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Removing stump from yard is difficult, not impossible

Jeff Lowenfels
ERIK HILL / Anchorage Daily News

The upside to the Big Winds is that a lot of weakened limbs and trees are no longer a danger. The downside is that a lot of people have had damage to property and, to add insult to injury, now have stumps to contend with. While some may want to incorporate these stumps into their landscape plan and others are fine with just letting them decay over the years, many do not want a stump sitting in the middle of the lawn, especially a cottonwood stump that will clone more of these weed trees.

There are lots of ways to get rid of trunks. Without question, the easiest and first resort if you can afford it, is to rent or hire a tree stump grinder. These are monster saws that are used to cut up the trunk and some of the extending root bases in situ. It takes about 15 minutes and a bit of work. It's like rototilling a three foot area of wood. Making sure that the trunk is cut as low to the ground as possible first will speed up the process, helpful when you paying an hourly rate.

The old fashioned way to get rid of tree trunks is to get them to decay faster than they naturally will, which they will if you leave them alone. This is accomplished by using a 1/2 to 1 inch drill bit to place lots of holes in the trunk. First drill holes on the top of the trunk and then drill holes along the sides of the trunk so that they merge or intersect with the top holes. Then, add an organic fertilizer that is high in nitrogen to them. Blood meal works fine.

In some instances, especially if you trunk is from a dead tree and not a green one, you may be able to drill holes as above and then burn the trunk. The holes will provide air for the fire. Be careful, obviously and make sure you have water immediately at hand. The last thing you need is to have your insurance company learn that you burned down your house trying to get rid of a tree trunk. Do not use gasoline. Camping fuel oil works just fine and is much less dangerous.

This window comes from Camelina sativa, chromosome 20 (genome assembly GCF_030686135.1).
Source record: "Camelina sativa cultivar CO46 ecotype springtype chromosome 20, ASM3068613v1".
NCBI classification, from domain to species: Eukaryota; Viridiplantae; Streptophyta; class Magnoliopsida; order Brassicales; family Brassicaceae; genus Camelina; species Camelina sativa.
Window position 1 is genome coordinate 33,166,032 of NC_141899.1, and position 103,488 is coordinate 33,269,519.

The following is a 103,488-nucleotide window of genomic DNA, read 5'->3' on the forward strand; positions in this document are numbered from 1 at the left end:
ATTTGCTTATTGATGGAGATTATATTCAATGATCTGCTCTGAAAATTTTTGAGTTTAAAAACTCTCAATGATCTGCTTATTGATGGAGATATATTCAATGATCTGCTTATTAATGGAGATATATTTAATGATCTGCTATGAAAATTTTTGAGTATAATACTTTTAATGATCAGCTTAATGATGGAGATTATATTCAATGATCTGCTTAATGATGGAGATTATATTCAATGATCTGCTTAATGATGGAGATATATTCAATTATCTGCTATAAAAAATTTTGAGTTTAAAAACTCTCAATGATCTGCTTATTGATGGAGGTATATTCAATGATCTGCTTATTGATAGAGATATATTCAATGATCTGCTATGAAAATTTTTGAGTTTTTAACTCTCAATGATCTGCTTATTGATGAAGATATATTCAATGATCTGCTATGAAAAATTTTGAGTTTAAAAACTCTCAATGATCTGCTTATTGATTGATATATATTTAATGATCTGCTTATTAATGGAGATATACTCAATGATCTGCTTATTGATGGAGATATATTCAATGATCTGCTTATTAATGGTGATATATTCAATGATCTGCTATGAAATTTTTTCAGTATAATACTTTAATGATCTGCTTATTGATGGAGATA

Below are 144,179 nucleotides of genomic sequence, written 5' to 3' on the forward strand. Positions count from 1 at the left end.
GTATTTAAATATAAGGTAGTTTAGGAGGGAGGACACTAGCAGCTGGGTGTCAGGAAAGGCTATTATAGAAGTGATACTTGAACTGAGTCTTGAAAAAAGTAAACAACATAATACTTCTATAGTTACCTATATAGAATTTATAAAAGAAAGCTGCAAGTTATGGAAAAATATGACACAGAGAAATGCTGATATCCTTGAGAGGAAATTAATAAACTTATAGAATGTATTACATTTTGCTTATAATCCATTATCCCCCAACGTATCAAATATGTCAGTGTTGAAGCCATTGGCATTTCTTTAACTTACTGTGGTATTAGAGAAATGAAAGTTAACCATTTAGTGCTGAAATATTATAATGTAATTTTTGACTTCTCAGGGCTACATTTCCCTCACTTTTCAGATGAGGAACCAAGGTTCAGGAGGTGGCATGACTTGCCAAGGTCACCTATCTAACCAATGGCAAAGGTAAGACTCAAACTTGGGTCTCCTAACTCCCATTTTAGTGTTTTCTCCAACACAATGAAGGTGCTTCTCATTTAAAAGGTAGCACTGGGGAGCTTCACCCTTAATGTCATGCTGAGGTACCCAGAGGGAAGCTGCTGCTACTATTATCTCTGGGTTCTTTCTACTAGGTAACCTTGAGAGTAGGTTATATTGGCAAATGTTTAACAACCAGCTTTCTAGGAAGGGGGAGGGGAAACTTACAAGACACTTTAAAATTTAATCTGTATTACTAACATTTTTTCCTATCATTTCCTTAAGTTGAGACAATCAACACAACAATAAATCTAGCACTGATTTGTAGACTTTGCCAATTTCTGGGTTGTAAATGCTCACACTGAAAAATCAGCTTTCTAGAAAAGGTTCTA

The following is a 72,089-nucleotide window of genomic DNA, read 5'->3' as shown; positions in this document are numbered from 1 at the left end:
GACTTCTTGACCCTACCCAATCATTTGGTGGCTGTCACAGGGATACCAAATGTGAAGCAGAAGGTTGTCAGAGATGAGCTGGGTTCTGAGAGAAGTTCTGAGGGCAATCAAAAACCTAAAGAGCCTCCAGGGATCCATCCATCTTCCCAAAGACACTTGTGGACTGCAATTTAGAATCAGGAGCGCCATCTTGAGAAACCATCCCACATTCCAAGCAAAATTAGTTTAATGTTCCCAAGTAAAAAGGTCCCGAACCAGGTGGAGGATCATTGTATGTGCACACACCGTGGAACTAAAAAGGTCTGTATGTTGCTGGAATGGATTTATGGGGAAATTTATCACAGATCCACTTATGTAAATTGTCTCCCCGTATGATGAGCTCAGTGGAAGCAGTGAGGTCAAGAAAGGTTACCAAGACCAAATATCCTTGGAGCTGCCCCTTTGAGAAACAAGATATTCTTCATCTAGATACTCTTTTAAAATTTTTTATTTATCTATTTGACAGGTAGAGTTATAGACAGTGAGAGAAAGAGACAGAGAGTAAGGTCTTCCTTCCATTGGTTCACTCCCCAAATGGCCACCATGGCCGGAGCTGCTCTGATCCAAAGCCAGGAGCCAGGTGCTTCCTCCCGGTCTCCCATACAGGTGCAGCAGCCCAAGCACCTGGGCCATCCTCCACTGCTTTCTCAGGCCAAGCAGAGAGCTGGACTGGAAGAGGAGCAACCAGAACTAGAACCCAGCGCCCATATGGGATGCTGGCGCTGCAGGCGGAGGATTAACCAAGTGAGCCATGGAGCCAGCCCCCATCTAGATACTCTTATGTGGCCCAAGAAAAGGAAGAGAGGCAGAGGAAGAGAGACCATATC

Some folks use other things in these drilled holes and have had success. Frequent applications of aerated compost tea, for example. Or you can apply commercially available compost starter or septic tank microbes to speed up the decay. I've even been told manures and compost can be effective.

While these are things to do now, they will all work best during the summer. There is decay during the winter, however, so don't wait. Whatever you do, know that any chemicals poured on the stump will get into your soil and our water table. Keep it organic, folks.

Next, you can dig up some trunks by hand. Well, not by hand, but by spade. Ah, finally a use for that pick ax. Our trees have shallow roots due to the cold soil down deeper, so this is a viable option for smaller trunks.

If you an get under the trunk or if you can wrap a chain around it, you might be able to use your car or truck to pull the trunk. Obviously, a backhoe or other construction equipment will clearly do the job.

Finally, some readers might like to consider recreating the Texas Chain Saw Massacre. This entails whacking the trunk with a chain saw to either break it apart of increase the surface area to which you can apply things to increase decay.

Of course, it is always a good idea to replace trees lost as soon as possible. Even while dealing with trunks, it is a good idea to scout the nurseries for planting stock. As long as you can work the ground, you can replant.

Garden calendar

ALASKA PIONEER FRUIT GROWERS MINI-CONFERENCE: REGISTRATION AT 2 P.M. ON SEPT. 21 AT UAA/APU CONSORTIUM LIBRARY. BOB BORS, WHO DEVELOPS FRUITS FOR COLD CLIMATES, WILL SPEAK; EVENTS CONCLUDE WITH DINNER. THE PRESENTATION WILL BE REPEATED AT 2 P.M. SATURDAY AT THE MAT-SU CAMPUS. FOR MORE INFORMATION, CONTACT DMELLIOTT@MTAONLINE.NET.

ALASKA ORCHID SOCIETY: 7 P.M. TUESDAY AT THE BP ENERGY CENTER. TOM NASSER OF CAROLINA ORCHIDS WILL SPEAK. LEAVES: SOIL FOOD WEBBIES DON'T RAKE. WE RUN OVER LEAVES WITH MOWERS, MULCH THEM UP AND LEAVE THEM TO DECAY, WHICH THEY WILL, OVER THE WINTER. THIS FEEDS THE LAWN AND MAKES FALL CHORES REALLY EASY. THE TRICK IS NOT TO WAIT UNTIL THEY ARE ALL DOWN.

COMPOST AND WOOD CHIPS: THESE MAKE GREAT "BROWN" MATERIAL FOR COMPOST PILES. SAVE THEM. AND USE THEM FOR MULCH AROUND YOUR PROPERTY. TO FIGURE OUT HOW MUCH AND EVEN WHAT "GREEN" TO ADD, USE A COMPOST CALCULATOR.

SPRING FLOWERING BULBS: PLANT OUTDOORS AND START FORCING SOME. THE LATER REQUIRES 40 TO 50 DEGREE CHILLING.

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Jeff Lowenfels is America's longest running garden columnist, co-author of "Teaming With Microbes: The Organic Gardener's Guide To The Soil Food Web" and host of "The Garden Party" from 10 a.m. to noon on Saturday on KBYR AM 700 and www.kbyr.com. It is the best time to call in with your questions; 274-5297 or 1-866-610-5297.


By JEFF LOWENFELS